Defying province, Saskatoon city council takes step towards gathering limit bylaw

Saskatoon City Council has instructed the city solicitor’s office to develop a gathering restrictions bylaw to fight COVID-19.

“I absolutely do not want to have to be in this situation right now,” Mayor Charlie Clark said.

“It's an extraordinary situation, where our city council is having health officers coming forth and laying out how urgent the situation is, identifying a mechanism that has been identified through all of their modeling and planning, which is restricting private gatherings which can help mitigate the very, very urgent situation that we're seeing in our healthcare system.”

He said a city bylaw is “worth trying” even though it’s an “imperfect solution.”

The bylaw would still need council approval.

Earlier this month, the province rejected the city’s request for local gathering restrictions, prompting the Governance and Priorities Committee to investigate the city’s authority to go it alone.

In her report to council on Monday, solicitor Cindy Yelland recommended any COVID-19 bylaw drafted by the City of Saskatoon should focus on private gatherings in private residences, private events at public venues and places of worship.

However, she said that while the city has wide bylaw-making powers, the province is the level of government responsible for public health - not the city.

In her report, Yelland cited modelling provided to the city that shows “limitations on gathering size are arguably the single most important and actionable lever for lowering the spread of COVID-19 in our province.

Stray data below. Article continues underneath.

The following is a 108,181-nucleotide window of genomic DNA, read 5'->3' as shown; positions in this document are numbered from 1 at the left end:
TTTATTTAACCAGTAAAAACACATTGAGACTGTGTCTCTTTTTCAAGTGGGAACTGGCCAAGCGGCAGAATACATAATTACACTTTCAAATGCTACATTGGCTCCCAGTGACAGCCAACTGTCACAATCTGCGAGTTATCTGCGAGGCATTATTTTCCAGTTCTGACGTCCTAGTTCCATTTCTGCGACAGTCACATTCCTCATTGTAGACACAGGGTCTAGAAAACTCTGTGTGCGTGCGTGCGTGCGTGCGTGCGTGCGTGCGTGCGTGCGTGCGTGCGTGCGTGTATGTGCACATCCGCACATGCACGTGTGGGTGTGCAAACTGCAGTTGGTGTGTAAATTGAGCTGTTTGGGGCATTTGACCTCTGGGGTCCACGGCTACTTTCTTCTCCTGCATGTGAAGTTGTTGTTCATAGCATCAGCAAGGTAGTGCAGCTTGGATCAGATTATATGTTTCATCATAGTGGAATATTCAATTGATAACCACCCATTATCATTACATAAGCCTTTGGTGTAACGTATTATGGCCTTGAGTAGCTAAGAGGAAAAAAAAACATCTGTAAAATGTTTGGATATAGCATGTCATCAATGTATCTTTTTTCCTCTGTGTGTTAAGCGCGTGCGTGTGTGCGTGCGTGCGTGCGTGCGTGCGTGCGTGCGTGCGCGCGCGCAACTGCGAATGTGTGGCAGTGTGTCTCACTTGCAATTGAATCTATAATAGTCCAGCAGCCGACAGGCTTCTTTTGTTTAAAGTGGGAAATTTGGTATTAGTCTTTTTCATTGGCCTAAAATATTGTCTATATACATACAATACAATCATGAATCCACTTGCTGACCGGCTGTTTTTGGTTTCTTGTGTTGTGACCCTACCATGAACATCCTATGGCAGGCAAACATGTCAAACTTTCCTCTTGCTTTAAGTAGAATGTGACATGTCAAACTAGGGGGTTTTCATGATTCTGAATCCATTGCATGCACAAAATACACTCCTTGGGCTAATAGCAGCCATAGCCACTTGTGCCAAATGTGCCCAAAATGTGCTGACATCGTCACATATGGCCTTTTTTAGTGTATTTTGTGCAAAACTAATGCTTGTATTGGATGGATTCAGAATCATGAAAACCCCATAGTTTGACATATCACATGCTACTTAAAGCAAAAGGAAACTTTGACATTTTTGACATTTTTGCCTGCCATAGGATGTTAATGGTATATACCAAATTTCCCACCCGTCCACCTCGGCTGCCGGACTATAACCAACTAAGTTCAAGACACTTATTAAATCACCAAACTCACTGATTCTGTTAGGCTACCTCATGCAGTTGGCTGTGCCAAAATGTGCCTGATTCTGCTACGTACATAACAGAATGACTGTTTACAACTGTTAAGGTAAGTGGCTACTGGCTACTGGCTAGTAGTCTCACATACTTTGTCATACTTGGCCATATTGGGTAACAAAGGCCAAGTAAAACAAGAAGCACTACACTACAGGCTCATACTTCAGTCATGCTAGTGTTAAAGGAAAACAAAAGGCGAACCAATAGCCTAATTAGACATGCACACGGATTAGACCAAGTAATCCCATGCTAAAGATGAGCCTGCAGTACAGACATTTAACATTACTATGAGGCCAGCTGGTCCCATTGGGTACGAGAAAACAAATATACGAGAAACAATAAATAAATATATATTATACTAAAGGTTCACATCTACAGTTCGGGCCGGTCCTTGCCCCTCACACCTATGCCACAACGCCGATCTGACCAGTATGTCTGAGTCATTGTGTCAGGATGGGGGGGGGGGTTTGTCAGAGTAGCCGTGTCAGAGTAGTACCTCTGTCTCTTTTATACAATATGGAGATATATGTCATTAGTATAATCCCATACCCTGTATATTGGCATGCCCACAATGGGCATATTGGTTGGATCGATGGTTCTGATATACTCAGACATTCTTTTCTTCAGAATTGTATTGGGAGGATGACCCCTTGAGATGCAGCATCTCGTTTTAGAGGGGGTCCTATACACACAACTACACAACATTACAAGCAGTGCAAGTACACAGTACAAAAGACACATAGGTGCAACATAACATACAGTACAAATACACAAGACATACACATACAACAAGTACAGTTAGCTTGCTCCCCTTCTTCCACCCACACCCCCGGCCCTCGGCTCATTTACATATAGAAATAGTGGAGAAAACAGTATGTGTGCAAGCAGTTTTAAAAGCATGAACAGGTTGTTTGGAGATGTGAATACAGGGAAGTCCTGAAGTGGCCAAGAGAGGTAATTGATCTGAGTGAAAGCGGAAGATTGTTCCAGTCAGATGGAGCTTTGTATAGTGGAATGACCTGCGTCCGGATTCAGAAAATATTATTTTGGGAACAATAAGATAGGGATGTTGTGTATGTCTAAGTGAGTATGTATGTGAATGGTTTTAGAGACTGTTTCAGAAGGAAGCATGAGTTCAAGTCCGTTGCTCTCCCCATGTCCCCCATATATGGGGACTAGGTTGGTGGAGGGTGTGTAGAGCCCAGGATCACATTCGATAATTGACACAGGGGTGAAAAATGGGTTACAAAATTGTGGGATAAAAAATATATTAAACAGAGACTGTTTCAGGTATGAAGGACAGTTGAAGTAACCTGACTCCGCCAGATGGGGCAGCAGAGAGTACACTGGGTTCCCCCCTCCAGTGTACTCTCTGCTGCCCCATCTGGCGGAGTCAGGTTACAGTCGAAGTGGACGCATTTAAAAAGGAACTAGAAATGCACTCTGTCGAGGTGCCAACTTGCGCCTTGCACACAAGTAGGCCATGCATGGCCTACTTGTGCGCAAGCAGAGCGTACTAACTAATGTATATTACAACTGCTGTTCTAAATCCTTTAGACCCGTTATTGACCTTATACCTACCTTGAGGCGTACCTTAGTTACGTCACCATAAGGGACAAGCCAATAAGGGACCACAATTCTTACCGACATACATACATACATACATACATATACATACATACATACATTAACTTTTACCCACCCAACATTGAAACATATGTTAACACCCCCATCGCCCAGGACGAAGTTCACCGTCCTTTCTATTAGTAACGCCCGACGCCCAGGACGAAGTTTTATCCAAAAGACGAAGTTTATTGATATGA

“The scientific modelling from the (University of Saskatchewan Computational Epidemiology and Public Health Informatics Laboratory) and the local Medical Health Officer agree that if Saskatoon gathering restrictions had been implemented at the beginning of October or earlier, when Saskatoon was trending upwards, there would have been a more meaningful impact on lowering the transmission of COVID-19 in Saskatoon, but implementation still has value as it will drive down transmission faster in the community.”

Councillors Randy Donauer, Darren Hill and Troy Davies opposed the motion to draft the bylaw, with Donauer saying such guidelines are the province’s responsibility and the city has no authority.

Early in the pandemic, the City of Regina uncsuccesfully tried to introduce municipal public health measures. 

At the meeting, Saskatoon’s medical health officer, Dr. Jasmine Hasselback, recommended measures similar to Step One in the province’s reopening strategy.

Her recommendations would be in effect for 28 days and would include:


  • The unvaccinated and partially vaccinated should not gather beyond their own household
  • Vaccinated households can gather indoors with up to one other household, including children under 12 who are not yet eligible for vaccination.


  • Venues for events such as weddings and funerals should reduce to 25 per cent capacity, with no indoor dining if they are only requiring mandatory masks, but not proof of vaccination. If they require proof of vaccination, those restrictions would not apply.


  • Places that don’t require proof of vaccination should still require mask wearing and reduce in-person attendance to 25 per cent capacity of 150 people, whichever is less.
  • She said she had also made the recommendations in a written submission to the Minister of Health on Friday.

In a statement to CTV News, Ministry of Health spokesperson Jennifer Graham said the City of Saskatoon can create policies that extend to public facilities within their jurisdiction.

"Any bylaw created by a municipality with respect to matters affecting public health need to be reviewed and approved by the Minister of Health pursuant to The Public Health Act, 1994. The Public Health Orders are based on recommendations from the Chief Medical Health Officer.

"These public health measures are helping to address the spread of COVID-19 in Saskatoon and across the province."